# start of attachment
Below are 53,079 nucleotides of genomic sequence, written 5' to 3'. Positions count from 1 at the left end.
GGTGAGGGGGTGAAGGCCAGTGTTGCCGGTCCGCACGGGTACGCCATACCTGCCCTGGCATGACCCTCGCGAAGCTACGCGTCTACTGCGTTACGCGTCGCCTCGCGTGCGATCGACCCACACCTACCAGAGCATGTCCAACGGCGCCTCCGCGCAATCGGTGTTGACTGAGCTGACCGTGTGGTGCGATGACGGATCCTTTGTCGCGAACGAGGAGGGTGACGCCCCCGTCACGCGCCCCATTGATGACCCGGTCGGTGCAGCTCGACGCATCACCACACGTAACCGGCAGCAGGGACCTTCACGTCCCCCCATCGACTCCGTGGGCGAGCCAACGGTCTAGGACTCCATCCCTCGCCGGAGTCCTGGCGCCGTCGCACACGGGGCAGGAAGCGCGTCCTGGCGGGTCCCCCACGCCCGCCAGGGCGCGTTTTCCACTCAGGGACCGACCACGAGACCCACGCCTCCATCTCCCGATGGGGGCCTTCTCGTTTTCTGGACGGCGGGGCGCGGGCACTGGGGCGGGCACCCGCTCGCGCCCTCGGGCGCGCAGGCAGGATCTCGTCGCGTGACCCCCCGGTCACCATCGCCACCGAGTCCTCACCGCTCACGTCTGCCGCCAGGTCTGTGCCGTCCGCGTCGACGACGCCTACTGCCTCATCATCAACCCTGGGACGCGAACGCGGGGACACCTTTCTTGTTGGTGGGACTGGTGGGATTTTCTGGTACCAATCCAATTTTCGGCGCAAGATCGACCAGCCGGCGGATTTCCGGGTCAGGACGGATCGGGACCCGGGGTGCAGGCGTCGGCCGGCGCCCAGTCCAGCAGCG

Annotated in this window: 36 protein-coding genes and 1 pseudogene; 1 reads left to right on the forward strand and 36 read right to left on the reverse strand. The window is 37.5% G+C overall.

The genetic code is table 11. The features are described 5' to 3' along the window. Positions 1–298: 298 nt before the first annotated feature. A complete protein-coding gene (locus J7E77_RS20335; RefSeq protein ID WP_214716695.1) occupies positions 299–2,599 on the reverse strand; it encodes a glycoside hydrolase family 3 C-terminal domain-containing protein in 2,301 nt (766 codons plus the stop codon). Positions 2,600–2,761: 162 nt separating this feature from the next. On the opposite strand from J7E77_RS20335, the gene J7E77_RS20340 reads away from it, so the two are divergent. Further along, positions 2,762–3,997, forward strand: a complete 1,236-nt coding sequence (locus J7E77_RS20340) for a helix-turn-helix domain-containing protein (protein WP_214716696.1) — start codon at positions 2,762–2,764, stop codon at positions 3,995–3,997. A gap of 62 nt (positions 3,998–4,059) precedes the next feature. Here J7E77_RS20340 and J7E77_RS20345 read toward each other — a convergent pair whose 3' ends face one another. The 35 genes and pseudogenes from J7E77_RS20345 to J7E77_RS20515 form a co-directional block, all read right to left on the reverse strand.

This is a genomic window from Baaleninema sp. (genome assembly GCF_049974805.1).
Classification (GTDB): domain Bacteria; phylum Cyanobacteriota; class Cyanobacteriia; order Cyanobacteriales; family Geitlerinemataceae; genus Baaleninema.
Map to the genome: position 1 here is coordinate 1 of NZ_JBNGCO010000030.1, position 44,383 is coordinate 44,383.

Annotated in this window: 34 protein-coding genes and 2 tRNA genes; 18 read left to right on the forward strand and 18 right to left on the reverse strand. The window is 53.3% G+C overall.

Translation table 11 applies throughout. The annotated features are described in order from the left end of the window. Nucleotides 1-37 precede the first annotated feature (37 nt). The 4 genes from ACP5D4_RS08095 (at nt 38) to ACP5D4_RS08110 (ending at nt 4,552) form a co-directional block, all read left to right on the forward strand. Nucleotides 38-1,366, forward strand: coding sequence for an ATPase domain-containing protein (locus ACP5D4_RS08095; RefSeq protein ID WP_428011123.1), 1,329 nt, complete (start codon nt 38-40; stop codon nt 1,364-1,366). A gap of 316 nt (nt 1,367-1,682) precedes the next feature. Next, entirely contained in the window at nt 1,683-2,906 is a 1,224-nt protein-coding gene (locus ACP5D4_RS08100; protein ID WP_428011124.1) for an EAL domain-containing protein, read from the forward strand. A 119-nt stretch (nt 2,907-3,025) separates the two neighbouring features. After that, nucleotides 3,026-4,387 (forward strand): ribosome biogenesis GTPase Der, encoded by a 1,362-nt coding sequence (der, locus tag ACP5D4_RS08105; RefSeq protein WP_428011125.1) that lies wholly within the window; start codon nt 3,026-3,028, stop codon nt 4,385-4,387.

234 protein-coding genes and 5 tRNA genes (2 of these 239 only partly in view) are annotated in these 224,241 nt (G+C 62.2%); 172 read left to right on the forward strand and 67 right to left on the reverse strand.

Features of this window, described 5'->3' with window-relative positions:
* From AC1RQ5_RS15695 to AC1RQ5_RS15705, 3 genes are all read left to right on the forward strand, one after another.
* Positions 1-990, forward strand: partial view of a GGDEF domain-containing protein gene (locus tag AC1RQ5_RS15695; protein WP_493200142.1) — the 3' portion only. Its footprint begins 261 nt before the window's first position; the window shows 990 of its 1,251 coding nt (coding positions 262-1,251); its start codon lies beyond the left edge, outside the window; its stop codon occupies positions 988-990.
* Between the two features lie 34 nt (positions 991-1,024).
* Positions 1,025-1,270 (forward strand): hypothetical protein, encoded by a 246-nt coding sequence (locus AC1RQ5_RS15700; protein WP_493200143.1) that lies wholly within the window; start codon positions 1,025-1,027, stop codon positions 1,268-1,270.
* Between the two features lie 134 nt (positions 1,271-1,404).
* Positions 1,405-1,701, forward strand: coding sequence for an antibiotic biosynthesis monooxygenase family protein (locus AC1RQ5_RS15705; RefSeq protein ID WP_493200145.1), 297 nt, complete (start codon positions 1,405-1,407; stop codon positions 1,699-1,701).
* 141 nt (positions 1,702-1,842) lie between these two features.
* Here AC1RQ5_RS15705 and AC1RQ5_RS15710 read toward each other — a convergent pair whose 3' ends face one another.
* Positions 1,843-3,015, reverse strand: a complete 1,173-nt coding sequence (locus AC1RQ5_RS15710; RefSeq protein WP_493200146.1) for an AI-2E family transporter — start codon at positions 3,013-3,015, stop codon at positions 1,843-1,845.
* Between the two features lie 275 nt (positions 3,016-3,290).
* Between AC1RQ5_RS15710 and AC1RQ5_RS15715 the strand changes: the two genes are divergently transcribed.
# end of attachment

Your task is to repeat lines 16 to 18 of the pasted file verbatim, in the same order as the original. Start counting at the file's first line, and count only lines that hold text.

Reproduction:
* Between the two features lie 134 nt (positions 1,271-1,404).
* Positions 1,405-1,701, forward strand: coding sequence for an antibiotic biosynthesis monooxygenase family protein (locus AC1RQ5_RS15705; RefSeq protein ID WP_493200145.1), 297 nt, complete (start codon positions 1,405-1,407; stop codon positions 1,699-1,701).
* 141 nt (positions 1,702-1,842) lie between these two features.